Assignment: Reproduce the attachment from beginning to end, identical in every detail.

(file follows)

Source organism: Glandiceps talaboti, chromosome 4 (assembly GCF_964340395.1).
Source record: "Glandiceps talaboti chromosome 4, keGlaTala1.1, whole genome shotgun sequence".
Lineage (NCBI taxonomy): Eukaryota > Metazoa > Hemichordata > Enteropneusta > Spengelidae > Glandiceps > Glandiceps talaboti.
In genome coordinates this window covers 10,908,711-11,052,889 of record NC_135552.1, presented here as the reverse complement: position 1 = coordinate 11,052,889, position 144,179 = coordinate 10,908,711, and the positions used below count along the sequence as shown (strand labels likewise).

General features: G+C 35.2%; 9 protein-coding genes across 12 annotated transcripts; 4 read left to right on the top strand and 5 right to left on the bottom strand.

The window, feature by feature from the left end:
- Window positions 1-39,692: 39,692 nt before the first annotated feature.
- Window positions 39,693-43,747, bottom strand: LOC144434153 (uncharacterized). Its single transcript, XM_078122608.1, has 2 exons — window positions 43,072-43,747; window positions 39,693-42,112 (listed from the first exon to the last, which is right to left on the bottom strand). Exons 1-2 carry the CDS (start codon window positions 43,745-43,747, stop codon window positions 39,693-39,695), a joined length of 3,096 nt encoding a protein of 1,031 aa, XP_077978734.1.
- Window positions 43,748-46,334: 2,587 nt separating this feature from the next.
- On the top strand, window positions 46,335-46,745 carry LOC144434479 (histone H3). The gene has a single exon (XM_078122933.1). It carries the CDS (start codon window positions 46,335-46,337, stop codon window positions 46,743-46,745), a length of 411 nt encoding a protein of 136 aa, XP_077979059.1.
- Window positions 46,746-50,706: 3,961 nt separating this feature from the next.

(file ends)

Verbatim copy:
Source organism: Glandiceps talaboti, chromosome 4 (assembly GCF_964340395.1).
Source record: "Glandiceps talaboti chromosome 4, keGlaTala1.1, whole genome shotgun sequence".
Lineage (NCBI taxonomy): Eukaryota > Metazoa > Hemichordata > Enteropneusta > Spengelidae > Glandiceps > Glandiceps talaboti.
In genome coordinates this window covers 10,908,711-11,052,889 of record NC_135552.1, presented here as the reverse complement: position 1 = coordinate 11,052,889, position 144,179 = coordinate 10,908,711, and the positions used below count along the sequence as shown (strand labels likewise).

General features: G+C 35.2%; 9 protein-coding genes across 12 annotated transcripts; 4 read left to right on the top strand and 5 right to left on the bottom strand.

The window, feature by feature from the left end:
- Window positions 1-39,692: 39,692 nt before the first annotated feature.
- Window positions 39,693-43,747, bottom strand: LOC144434153 (uncharacterized). Its single transcript, XM_078122608.1, has 2 exons — window positions 43,072-43,747; window positions 39,693-42,112 (listed from the first exon to the last, which is right to left on the bottom strand). Exons 1-2 carry the CDS (start codon window positions 43,745-43,747, stop codon window positions 39,693-39,695), a joined length of 3,096 nt encoding a protein of 1,031 aa, XP_077978734.1.
- Window positions 43,748-46,334: 2,587 nt separating this feature from the next.
- On the top strand, window positions 46,335-46,745 carry LOC144434479 (histone H3). The gene has a single exon (XM_078122933.1). It carries the CDS (start codon window positions 46,335-46,337, stop codon window positions 46,743-46,745), a length of 411 nt encoding a protein of 136 aa, XP_077979059.1.
- Window positions 46,746-50,706: 3,961 nt separating this feature from the next.